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monsters for apotro-

paic protection were

the rule. That’s why

the isolated domestic

tableau showing a

woman sitting on a

chair, her feet dain-

tily folded beneath her

and proudly holding

up a threaded spindle,

seems so exceptional.

Its realism and simple

humanity impart

a rare confidential

glimpse into a private domain in the distant past. Tellingly, the

bitumen relief sculpture is not Assyrian, but Elamite.

No less unusual and compelling is another ivory relief that

stopped us in our tracks: It shows a Nubian boy being mauled

by a lioness. “There’s such a

strange combination of vio-

lence and tenderness, as the

lioness cradles the boy’s head in

her paw even as she is tearing

out his throat with her teeth,”

said Aruz. In spite of its grisly

subject, there was an ineffable

compassion toward the boy’s

sacrifice, as if in it there lay

some mystical meaning waiting

to be decoded.

Among the largest items

in the exhibit, two imposing

basalt monoliths, from the

Syro-Hittite site of Tell

Halaf, attested to the persis-

tence of a restoration team in

Berlin that faced a mountain

of nearly 30,000 archeolog-

ical fragments, the remains

of some 30 sculptures that

shattered in a World War


firebombing. The splinters had

languished in the cellars of the

Pergamon Museum for nearly

six decades, East German offi-

cials having judged the works

as irretrievably lost.

Optimistic experts from the

reunified country, however,

thought otherwise. It was, essen-

tially, a series of giant, 3-D

puzzles—less complicated no

doubt than putting together the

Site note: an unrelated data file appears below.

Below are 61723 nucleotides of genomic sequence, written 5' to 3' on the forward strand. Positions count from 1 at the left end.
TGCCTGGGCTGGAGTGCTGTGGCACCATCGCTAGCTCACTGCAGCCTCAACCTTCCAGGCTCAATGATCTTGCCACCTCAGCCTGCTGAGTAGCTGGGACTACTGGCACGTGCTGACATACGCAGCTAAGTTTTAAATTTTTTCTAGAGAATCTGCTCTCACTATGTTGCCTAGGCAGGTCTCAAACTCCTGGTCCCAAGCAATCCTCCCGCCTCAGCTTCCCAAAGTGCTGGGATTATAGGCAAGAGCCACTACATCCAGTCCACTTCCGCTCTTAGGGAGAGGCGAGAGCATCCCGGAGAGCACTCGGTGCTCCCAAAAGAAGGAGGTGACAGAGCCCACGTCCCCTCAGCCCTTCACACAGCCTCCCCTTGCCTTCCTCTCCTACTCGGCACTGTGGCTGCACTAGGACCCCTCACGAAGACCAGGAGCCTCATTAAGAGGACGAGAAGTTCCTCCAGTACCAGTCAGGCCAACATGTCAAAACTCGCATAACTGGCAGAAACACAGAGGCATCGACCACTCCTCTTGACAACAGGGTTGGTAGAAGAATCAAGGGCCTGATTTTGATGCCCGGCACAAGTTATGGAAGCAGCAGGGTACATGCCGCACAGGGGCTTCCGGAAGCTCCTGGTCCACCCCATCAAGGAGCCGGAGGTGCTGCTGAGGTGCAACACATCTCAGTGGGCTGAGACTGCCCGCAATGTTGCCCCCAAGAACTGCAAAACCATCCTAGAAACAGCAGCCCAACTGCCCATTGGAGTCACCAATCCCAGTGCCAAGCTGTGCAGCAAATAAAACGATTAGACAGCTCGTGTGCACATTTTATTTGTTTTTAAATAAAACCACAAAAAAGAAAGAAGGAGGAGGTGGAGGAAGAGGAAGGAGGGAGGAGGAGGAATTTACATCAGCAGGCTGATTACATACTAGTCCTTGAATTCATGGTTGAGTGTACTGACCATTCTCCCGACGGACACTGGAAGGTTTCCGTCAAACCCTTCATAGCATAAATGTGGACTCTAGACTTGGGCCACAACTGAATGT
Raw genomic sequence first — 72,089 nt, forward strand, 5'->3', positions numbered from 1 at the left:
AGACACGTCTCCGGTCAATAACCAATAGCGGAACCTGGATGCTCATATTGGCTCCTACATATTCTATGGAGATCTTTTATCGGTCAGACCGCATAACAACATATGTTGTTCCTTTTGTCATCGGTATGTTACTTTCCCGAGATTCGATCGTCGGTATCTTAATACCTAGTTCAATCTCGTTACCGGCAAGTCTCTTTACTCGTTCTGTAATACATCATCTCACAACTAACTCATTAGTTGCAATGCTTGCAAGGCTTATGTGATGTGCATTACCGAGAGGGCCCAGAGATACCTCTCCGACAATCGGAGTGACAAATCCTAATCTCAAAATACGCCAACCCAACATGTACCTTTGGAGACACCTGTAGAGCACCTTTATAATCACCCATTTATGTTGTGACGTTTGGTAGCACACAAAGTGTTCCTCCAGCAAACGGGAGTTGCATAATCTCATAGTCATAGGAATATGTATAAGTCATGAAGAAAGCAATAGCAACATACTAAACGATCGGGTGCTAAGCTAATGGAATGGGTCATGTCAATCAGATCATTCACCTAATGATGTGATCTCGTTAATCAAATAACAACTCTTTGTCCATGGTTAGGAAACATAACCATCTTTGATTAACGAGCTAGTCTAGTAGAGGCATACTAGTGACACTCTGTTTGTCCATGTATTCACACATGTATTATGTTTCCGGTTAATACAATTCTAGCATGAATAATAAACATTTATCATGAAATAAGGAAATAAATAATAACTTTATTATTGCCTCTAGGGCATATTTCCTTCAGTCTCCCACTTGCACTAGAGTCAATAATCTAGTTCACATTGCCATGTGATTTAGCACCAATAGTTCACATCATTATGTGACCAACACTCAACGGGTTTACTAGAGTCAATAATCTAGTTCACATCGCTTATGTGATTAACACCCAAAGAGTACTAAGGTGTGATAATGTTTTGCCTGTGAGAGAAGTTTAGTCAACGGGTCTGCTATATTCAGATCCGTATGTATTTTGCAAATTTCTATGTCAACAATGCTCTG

split German nation, but monu-

mental nonetheless. Beginning

in 2001 and finishing nine years

later, the experts reassembled

more than 30 sculptures. One

scorpion-tailed bird

man with a distin-

guished beard stood

over a meter and a half

tall, and he guarded

the site’s Western

Palace much like the

better-known winged

sentinels at Nineveh

and the scorpion-men

standing watch over

the sunrise in the Mes-

opotamian epic of


Nearby was a dis-

tinctly less impressive chunk of basalt. A little larger than

a hand span on each side, the rather ordinary-looking stele

turned out to be a unique document of dramatic historical

importance. Inscribed in Aramaic, the text recounted the

“A strange combination of violence and tenderness,” said curator Joan Aruz of this ninth- or



plaque of ivory, gold and semiprecious stones, shown here nearly slightly larger

than life-size, from Nimrud’s Northwest Palace. Though Neo-Assyrian in origin, its style is Phoeni-

cian and its iconography draws from Egypt, where such images expressed royal authority over

territory, here interpreted as Nubia due to the youth’s hairstyle.

“The Near East in antiquity was, as

it is today, a diverse and complicated

milieu of distinct polities, states

and empires that cannot be fully

understood without focusing on the

cross-currents of their interaction.”

—Thomas P. Campbell, director, MetropolitanMuseum of Art